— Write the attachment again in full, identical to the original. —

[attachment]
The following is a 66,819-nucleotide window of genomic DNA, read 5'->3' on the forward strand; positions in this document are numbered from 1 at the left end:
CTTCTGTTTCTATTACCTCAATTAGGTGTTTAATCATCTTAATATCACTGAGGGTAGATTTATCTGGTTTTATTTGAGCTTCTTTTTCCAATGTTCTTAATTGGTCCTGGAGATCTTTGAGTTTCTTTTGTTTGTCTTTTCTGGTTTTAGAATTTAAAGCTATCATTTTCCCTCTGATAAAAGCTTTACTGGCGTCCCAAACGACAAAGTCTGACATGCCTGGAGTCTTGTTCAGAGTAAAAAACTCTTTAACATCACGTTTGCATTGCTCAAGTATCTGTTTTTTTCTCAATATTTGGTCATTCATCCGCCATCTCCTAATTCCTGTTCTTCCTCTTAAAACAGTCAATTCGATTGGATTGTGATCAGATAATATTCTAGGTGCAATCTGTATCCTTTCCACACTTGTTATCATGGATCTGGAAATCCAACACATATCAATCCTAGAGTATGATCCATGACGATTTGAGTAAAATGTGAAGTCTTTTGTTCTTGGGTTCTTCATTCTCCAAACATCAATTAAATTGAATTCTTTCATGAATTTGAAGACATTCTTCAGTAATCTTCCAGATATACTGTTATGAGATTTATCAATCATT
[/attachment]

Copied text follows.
The following is a 66,819-nucleotide window of genomic DNA, read 5'->3' on the forward strand; positions in this document are numbered from 1 at the left end:
CTTCTGTTTCTATTACCTCAATTAGGTGTTTAATCATCTTAATATCACTGAGGGTAGATTTATCTGGTTTTATTTGAGCTTCTTTTTCCAATGTTCTTAATTGGTCCTGGAGATCTTTGAGTTTCTTTTGTTTGTCTTTTCTGGTTTTAGAATTTAAAGCTATCATTTTCCCTCTGATAAAAGCTTTACTGGCGTCCCAAACGACAAAGTCTGACATGCCTGGAGTCTTGTTCAGAGTAAAAAACTCTTTAACATCACGTTTGCATTGCTCAAGTATCTGTTTTTTTCTCAATATTTGGTCATTCATCCGCCATCTCCTAATTCCTGTTCTTCCTCTTAAAACAGTCAATTCGATTGGATTGTGATCAGATAATATTCTAGGTGCAATCTGTATCCTTTCCACACTTGTTATCATGGATCTGGAAATCCAACACATATCAATCCTAGAGTATGATCCATGACGATTTGAGTAAAATGTGAAGTCTTTTGTTCTTGGGTTCTTCATTCTCCAAACATCAATTAAATTGAATTCTTTCATGAATTTGAAGACATTCTTCAGTAATCTTCCAGATATACTGTTATGAGATTTATCAATCATT